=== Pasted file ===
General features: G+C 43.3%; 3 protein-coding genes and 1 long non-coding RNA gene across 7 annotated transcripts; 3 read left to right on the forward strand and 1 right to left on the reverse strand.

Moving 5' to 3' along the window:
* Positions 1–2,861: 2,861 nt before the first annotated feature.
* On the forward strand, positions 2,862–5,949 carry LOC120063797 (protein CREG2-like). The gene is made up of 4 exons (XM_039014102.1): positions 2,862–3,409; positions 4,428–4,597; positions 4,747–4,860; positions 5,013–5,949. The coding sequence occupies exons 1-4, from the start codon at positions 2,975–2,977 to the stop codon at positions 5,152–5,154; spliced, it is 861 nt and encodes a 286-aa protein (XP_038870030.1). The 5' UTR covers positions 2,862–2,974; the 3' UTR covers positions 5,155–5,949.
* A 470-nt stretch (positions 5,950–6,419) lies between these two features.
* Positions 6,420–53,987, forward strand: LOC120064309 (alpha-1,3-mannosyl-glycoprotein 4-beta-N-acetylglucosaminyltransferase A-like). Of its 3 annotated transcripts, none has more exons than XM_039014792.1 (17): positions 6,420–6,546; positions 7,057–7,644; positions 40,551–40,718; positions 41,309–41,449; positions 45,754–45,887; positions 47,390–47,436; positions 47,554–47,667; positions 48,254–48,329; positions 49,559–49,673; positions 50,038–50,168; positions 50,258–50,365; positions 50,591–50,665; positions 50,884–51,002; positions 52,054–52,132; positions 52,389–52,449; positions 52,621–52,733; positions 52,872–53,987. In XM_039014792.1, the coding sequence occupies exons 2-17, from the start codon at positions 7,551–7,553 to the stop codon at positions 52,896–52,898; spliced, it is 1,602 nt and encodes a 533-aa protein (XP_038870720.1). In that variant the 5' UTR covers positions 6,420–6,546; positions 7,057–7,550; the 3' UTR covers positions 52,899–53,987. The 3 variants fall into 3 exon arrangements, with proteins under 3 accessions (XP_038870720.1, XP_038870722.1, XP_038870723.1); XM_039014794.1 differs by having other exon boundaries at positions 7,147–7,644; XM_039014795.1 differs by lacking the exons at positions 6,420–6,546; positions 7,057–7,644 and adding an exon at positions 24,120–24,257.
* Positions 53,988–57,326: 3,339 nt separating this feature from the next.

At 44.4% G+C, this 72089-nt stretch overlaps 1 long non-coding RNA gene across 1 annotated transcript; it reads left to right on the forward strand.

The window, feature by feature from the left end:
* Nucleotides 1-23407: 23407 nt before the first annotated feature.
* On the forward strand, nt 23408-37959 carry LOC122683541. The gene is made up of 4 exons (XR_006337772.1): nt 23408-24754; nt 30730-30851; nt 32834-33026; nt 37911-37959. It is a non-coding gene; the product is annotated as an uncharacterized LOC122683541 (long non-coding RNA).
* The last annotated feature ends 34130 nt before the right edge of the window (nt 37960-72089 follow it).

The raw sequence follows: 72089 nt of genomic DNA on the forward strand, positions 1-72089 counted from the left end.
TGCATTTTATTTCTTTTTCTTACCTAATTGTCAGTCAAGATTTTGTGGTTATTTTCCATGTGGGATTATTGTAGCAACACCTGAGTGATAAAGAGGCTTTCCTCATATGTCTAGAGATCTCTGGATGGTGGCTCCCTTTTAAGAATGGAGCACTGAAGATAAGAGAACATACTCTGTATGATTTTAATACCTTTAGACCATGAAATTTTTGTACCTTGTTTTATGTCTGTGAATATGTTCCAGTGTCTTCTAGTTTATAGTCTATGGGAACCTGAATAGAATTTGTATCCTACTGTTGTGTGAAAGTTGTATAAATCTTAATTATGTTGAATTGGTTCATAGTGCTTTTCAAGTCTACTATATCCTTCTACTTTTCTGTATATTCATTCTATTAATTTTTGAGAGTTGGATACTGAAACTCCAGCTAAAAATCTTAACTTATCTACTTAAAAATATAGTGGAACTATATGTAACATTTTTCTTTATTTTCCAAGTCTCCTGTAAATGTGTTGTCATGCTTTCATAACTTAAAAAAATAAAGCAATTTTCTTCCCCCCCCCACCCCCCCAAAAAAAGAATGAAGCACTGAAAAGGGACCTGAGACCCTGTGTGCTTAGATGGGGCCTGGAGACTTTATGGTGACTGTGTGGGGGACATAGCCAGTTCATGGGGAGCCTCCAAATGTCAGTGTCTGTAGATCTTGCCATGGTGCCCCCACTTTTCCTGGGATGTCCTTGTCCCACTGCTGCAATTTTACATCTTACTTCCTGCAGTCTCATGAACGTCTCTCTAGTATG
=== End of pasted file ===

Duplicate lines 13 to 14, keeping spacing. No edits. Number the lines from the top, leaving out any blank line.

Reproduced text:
The raw sequence follows: 72089 nt of genomic DNA on the forward strand, positions 1-72089 counted from the left end.
TGCATTTTATTTCTTTTTCTTACCTAATTGTCAGTCAAGATTTTGTGGTTATTTTCCATGTGGGATTATTGTAGCAACACCTGAGTGATAAAGAGGCTTTCCTCATATGTCTAGAGATCTCTGGATGGTGGCTCCCTTTTAAGAATGGAGCACTGAAGATAAGAGAACATACTCTGTATGATTTTAATACCTTTAGACCATGAAATTTTTGTACCTTGTTTTATGTCTGTGAATATGTTCCAGTGTCTTCTAGTTTATAGTCTATGGGAACCTGAATAGAATTTGTATCCTACTGTTGTGTGAAAGTTGTATAAATCTTAATTATGTTGAATTGGTTCATAGTGCTTTTCAAGTCTACTATATCCTTCTACTTTTCTGTATATTCATTCTATTAATTTTTGAGAGTTGGATACTGAAACTCCAGCTAAAAATCTTAACTTATCTACTTAAAAATATAGTGGAACTATATGTAACATTTTTCTTTATTTTCCAAGTCTCCTGTAAATGTGTTGTCATGCTTTCATAACTTAAAAAAATAAAGCAATTTTCTTCCCCCCCCCACCCCCCCAAAAAAAGAATGAAGCACTGAAAAGGGACCTGAGACCCTGTGTGCTTAGATGGGGCCTGGAGACTTTATGGTGACTGTGTGGGGGACATAGCCAGTTCATGGGGAGCCTCCAAATGTCAGTGTCTGTAGATCTTGCCATGGTGCCCCCACTTTTCCTGGGATGTCCTTGTCCCACTGCTGCAATTTTACATCTTACTTCCTGCAGTCTCATGAACGTCTCTCTAGTATG